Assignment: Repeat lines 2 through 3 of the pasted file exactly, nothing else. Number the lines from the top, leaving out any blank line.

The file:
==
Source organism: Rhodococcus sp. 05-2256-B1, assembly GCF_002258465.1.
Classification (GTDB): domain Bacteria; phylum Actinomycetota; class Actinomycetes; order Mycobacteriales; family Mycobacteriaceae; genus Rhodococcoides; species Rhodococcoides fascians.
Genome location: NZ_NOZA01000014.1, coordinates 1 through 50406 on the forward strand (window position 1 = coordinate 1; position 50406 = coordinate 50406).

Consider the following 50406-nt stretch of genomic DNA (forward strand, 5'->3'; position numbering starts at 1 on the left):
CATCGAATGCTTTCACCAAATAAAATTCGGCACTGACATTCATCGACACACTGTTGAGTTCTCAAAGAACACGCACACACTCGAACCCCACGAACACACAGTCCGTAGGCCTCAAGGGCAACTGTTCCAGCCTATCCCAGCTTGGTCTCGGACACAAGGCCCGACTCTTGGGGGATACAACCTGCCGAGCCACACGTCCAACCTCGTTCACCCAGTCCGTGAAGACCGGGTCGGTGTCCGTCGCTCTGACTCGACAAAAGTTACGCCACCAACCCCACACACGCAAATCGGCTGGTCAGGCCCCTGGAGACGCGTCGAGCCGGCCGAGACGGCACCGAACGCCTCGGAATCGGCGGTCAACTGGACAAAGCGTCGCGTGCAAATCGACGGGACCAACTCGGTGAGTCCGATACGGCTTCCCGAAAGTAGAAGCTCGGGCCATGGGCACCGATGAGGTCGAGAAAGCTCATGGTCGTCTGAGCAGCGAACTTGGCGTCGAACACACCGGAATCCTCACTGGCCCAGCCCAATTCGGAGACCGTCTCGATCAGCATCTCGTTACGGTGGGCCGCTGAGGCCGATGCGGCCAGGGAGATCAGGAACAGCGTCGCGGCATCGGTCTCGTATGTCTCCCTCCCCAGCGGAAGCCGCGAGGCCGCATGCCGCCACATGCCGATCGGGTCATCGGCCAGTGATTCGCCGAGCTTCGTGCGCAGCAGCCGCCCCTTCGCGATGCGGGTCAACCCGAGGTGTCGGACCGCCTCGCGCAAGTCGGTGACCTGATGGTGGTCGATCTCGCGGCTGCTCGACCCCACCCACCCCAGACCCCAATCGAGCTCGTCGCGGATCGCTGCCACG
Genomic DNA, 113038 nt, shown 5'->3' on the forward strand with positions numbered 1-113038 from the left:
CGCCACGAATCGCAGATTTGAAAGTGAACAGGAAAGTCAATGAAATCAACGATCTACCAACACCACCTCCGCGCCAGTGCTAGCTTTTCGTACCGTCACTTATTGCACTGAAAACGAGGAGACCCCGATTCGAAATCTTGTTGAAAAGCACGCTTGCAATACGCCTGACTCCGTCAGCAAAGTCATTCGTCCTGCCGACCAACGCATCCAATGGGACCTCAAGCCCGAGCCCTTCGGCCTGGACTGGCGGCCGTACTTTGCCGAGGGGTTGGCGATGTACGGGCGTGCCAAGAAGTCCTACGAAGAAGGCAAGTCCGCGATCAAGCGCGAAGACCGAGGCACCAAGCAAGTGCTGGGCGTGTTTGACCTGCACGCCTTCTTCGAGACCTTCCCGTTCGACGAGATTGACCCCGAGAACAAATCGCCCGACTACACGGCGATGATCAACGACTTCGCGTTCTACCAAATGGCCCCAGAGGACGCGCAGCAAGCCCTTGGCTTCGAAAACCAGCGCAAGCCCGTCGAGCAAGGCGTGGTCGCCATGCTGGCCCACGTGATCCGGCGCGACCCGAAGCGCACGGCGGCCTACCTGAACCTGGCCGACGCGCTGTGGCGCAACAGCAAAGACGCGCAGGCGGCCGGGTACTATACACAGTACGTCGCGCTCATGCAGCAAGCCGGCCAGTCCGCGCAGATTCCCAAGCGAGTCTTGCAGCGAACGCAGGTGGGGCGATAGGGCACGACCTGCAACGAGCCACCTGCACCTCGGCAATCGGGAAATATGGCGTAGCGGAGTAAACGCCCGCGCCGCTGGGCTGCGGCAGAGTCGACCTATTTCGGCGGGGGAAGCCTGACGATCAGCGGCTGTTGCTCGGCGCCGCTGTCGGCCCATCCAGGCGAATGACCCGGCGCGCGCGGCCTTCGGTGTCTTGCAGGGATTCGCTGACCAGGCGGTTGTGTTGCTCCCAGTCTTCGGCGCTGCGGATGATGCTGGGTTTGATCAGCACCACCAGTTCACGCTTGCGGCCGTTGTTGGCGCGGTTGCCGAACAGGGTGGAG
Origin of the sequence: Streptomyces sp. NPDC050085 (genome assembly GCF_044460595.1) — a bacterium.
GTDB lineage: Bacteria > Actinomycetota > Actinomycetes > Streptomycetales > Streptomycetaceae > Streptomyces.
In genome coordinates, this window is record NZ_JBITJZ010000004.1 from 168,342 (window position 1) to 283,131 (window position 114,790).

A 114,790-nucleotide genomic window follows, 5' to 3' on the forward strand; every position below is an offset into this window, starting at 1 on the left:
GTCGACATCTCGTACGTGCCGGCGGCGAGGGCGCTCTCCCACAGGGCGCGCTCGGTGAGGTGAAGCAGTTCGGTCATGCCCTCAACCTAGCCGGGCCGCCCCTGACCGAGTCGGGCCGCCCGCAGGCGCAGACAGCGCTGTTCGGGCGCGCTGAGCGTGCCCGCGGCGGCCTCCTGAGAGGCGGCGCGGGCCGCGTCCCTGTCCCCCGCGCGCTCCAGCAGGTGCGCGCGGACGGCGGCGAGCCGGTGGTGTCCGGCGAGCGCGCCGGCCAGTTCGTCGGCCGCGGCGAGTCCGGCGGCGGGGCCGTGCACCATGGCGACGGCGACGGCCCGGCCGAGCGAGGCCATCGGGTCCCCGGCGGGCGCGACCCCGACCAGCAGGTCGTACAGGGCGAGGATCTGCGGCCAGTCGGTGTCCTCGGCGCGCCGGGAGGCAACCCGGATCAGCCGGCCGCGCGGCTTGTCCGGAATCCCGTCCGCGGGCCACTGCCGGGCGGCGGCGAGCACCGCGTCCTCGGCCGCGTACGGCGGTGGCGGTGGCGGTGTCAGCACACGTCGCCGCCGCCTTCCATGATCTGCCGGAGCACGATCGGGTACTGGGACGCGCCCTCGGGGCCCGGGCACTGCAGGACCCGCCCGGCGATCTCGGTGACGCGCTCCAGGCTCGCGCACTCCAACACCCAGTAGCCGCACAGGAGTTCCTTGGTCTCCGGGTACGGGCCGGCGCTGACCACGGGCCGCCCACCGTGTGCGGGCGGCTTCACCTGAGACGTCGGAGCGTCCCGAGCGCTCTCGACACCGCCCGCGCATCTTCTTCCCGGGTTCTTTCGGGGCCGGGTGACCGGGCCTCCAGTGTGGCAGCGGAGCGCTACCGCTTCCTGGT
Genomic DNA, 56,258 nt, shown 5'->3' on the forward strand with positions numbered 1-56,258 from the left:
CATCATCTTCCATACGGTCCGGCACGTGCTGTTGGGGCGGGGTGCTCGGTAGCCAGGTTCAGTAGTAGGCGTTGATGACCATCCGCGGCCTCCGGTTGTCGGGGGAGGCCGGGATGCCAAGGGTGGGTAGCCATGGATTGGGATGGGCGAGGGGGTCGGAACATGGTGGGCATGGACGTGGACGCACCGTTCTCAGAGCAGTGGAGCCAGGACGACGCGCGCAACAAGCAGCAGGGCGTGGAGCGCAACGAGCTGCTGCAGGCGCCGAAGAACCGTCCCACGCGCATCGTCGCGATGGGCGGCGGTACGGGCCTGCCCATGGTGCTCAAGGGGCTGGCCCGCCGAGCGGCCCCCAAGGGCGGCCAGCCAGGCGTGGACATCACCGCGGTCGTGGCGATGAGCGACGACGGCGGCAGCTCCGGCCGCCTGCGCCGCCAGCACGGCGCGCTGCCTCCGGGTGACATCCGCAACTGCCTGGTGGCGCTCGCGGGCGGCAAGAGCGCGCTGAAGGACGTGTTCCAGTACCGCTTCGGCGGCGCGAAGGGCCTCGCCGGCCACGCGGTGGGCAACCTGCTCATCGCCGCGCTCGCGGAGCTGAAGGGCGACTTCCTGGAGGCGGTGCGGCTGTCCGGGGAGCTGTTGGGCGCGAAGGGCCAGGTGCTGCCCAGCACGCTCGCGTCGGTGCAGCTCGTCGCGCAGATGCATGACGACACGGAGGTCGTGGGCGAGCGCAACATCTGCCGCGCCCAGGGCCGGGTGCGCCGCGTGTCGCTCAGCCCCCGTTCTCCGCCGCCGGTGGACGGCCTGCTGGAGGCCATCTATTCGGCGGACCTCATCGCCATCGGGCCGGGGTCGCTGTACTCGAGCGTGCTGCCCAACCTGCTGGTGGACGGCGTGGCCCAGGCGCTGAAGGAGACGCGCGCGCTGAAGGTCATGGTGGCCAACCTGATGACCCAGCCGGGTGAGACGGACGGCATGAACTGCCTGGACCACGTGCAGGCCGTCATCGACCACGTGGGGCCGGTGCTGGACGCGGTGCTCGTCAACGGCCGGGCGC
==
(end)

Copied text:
Classification (GTDB): domain Bacteria; phylum Actinomycetota; class Actinomycetes; order Mycobacteriales; family Mycobacteriaceae; genus Rhodococcoides; species Rhodococcoides fascians.
Genome location: NZ_NOZA01000014.1, coordinates 1 through 50406 on the forward strand (window position 1 = coordinate 1; position 50406 = coordinate 50406).